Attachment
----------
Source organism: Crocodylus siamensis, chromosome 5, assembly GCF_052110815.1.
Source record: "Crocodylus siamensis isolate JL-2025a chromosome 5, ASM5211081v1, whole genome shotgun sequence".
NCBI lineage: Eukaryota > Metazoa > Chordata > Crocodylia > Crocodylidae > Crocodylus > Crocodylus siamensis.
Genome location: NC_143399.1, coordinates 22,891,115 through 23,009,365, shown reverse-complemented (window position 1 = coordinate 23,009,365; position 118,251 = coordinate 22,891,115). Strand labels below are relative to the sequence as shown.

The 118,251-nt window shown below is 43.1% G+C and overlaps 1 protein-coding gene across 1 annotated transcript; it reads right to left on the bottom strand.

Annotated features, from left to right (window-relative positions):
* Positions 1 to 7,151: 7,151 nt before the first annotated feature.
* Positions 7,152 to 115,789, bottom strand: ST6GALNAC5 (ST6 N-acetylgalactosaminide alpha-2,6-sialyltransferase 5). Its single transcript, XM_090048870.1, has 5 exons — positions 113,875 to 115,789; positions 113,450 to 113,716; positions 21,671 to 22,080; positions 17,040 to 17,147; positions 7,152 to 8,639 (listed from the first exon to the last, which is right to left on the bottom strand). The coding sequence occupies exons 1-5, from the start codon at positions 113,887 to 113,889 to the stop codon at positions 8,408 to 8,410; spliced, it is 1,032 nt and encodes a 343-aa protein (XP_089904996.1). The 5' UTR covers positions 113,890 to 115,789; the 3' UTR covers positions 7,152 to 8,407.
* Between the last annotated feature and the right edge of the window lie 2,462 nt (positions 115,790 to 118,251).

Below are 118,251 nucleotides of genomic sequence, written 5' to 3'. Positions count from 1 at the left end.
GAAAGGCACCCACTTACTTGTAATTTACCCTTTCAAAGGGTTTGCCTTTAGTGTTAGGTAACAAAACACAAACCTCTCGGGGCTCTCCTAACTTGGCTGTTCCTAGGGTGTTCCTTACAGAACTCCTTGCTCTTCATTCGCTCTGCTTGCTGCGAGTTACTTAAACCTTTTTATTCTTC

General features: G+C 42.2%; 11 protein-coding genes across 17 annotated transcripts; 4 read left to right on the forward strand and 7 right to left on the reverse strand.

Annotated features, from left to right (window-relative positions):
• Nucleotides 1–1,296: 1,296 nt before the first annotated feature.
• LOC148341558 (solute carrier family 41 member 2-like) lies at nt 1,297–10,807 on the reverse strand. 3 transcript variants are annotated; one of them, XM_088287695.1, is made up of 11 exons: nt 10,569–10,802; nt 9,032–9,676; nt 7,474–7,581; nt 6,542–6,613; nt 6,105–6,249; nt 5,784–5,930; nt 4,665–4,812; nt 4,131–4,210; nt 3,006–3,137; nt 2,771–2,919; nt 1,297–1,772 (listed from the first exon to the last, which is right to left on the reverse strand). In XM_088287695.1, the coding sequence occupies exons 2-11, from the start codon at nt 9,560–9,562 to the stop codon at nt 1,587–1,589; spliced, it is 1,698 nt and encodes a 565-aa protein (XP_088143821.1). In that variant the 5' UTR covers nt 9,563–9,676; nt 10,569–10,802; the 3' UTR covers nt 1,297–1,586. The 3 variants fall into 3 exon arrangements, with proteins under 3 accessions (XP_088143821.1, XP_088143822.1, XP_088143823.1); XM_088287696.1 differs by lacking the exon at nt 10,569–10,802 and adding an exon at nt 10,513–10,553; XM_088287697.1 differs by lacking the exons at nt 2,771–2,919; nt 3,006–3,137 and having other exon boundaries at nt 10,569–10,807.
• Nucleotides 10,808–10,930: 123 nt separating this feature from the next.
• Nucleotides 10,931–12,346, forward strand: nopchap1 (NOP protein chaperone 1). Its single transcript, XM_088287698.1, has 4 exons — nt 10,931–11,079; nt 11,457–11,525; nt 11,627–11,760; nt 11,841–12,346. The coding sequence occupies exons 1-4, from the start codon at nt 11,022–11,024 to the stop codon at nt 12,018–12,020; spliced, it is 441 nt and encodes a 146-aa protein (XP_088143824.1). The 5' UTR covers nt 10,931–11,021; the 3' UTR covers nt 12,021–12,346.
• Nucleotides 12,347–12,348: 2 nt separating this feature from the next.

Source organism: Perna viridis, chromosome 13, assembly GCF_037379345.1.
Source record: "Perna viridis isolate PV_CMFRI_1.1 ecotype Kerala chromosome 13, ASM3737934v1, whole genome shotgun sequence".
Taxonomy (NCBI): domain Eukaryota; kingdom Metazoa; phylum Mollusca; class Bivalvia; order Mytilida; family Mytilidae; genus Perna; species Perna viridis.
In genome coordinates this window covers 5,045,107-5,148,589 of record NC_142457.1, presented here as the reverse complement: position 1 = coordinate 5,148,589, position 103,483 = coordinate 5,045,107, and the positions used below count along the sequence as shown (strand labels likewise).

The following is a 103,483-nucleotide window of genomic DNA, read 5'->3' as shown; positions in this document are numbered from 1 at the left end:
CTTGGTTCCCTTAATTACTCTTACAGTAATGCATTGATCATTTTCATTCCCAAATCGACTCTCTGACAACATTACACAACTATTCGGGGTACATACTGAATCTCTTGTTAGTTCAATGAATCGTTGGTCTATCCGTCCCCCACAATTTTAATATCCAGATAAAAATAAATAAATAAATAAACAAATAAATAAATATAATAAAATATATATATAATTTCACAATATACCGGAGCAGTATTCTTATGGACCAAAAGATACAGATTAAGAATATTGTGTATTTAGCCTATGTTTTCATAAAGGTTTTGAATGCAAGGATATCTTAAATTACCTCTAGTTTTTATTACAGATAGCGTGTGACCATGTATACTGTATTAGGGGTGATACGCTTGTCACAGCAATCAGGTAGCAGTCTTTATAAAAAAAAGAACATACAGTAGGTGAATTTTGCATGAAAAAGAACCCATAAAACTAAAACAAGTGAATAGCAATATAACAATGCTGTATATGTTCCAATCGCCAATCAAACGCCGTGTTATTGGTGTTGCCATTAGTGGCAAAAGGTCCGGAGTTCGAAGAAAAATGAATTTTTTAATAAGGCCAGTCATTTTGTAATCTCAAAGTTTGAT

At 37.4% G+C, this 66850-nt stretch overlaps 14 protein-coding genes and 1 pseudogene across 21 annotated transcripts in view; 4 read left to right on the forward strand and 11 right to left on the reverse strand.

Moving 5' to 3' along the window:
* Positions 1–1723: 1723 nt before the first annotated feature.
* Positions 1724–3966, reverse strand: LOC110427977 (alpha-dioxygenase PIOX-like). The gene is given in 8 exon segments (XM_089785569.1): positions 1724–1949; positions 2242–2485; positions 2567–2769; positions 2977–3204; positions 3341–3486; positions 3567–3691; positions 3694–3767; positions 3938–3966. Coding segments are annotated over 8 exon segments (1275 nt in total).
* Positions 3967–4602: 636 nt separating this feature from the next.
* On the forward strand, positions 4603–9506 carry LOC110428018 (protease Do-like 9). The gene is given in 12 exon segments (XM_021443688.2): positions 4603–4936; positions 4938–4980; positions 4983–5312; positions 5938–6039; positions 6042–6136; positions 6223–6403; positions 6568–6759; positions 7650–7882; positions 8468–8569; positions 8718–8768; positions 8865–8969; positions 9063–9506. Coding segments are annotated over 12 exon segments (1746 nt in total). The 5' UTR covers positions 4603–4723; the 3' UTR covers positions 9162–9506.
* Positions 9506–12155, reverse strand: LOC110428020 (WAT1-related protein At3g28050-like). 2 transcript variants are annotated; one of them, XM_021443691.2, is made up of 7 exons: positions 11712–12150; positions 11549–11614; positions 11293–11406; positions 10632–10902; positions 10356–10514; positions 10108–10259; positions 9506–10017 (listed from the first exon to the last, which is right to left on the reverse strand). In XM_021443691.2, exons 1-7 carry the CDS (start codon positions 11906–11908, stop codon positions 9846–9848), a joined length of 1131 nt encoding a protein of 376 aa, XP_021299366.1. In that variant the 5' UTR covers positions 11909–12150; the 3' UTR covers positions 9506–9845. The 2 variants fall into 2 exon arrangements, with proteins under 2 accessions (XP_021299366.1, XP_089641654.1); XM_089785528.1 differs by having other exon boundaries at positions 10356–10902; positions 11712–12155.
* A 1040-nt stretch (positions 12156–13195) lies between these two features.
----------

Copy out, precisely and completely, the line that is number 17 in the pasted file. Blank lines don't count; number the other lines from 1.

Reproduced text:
• Nucleotides 10,931–12,346, forward strand: nopchap1 (NOP protein chaperone 1). Its single transcript, XM_088287698.1, has 4 exons — nt 10,931–11,079; nt 11,457–11,525; nt 11,627–11,760; nt 11,841–12,346. The coding sequence occupies exons 1-4, from the start codon at nt 11,022–11,024 to the stop codon at nt 12,018–12,020; spliced, it is 441 nt and encodes a 146-aa protein (XP_088143824.1). The 5' UTR covers nt 10,931–11,021; the 3' UTR covers nt 12,021–12,346.